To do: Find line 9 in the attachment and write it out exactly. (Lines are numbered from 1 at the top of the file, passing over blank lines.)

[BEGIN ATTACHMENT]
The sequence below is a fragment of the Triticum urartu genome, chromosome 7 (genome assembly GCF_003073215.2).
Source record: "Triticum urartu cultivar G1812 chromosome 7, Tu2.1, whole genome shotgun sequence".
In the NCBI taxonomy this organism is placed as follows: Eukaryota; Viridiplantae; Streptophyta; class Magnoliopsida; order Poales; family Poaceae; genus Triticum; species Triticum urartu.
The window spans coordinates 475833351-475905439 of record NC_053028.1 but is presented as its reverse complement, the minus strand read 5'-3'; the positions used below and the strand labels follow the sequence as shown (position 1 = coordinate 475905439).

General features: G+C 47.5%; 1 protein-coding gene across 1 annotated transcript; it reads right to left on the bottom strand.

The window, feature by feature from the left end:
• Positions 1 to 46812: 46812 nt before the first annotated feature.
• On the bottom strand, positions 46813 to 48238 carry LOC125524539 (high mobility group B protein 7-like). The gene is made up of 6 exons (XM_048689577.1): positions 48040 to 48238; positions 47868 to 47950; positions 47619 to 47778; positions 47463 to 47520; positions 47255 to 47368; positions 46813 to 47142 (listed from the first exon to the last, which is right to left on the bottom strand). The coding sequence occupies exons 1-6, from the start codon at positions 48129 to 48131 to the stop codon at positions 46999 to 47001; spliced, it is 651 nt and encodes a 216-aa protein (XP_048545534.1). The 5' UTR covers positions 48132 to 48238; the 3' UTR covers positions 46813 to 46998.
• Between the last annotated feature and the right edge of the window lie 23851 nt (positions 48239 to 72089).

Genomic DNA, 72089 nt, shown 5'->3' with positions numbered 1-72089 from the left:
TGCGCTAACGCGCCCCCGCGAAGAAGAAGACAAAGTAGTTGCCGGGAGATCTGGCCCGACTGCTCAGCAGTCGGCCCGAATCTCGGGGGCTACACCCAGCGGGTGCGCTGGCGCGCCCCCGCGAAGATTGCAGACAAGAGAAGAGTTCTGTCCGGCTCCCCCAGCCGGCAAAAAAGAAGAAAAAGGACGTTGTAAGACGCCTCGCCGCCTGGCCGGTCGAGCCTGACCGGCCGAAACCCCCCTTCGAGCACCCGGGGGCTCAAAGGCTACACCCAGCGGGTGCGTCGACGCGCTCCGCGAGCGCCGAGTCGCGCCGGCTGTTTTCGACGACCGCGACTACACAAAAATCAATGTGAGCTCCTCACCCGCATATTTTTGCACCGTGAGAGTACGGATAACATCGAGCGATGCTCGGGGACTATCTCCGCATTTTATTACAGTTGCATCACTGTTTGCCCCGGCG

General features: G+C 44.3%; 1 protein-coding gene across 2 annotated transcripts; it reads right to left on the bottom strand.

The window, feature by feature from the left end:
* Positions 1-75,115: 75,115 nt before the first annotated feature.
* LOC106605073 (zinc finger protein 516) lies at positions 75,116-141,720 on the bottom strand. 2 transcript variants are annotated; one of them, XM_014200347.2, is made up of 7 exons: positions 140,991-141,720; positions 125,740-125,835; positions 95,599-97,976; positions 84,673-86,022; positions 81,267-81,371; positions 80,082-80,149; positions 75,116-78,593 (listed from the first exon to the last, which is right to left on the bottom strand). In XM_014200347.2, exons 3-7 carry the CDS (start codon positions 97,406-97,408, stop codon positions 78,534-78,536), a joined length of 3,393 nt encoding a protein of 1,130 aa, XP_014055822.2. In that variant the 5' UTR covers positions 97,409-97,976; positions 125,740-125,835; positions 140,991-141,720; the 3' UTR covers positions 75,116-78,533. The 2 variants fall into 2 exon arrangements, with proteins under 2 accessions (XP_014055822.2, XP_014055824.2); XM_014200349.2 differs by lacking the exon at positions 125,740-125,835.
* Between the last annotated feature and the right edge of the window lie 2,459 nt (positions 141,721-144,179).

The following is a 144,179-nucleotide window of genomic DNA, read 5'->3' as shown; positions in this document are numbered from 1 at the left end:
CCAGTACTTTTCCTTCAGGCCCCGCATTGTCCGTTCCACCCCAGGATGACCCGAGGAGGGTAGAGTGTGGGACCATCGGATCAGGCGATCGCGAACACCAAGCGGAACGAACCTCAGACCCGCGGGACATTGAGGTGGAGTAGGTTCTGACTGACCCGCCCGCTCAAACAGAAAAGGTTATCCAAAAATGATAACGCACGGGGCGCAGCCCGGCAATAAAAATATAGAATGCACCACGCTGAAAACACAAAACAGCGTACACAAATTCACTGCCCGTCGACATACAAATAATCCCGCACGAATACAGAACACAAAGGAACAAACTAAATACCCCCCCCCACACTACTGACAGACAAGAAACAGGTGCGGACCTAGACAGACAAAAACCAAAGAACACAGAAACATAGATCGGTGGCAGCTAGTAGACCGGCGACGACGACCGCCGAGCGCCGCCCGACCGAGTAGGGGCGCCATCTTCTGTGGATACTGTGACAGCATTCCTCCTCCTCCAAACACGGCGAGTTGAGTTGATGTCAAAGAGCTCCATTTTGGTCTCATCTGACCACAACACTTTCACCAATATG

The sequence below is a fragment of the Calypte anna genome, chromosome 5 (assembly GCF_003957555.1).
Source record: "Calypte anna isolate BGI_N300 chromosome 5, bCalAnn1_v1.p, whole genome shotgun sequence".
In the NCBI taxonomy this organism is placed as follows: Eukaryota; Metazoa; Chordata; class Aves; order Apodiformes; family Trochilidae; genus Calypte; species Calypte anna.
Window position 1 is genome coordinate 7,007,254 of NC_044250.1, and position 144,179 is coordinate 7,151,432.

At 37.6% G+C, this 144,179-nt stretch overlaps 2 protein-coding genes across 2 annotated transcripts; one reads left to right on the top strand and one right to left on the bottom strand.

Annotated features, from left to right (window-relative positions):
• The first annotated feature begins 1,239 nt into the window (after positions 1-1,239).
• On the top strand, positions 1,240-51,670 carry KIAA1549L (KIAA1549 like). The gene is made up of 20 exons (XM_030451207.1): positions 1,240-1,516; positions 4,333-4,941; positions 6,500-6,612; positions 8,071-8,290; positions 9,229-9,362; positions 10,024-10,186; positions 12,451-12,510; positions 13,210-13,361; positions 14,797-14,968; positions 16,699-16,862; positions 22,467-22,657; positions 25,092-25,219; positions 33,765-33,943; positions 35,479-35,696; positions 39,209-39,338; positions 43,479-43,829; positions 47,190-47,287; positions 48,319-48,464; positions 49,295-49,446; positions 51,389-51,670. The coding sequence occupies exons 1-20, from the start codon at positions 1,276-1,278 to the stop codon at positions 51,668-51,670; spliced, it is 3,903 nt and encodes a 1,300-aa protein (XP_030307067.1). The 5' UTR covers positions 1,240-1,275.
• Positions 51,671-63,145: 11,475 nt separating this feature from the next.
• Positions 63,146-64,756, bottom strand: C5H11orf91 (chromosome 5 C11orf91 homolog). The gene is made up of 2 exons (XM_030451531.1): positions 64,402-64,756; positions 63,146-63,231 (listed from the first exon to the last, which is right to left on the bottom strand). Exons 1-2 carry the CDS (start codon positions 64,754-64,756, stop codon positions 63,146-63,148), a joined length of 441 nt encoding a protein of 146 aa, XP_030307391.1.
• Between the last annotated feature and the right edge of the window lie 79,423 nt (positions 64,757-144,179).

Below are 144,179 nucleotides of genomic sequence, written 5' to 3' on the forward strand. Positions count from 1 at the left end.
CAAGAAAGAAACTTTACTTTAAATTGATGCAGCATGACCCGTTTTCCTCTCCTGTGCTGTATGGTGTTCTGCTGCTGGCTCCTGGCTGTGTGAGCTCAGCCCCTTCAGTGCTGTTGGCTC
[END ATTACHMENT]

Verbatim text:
• Between the last annotated feature and the right edge of the window lie 23851 nt (positions 48239 to 72089).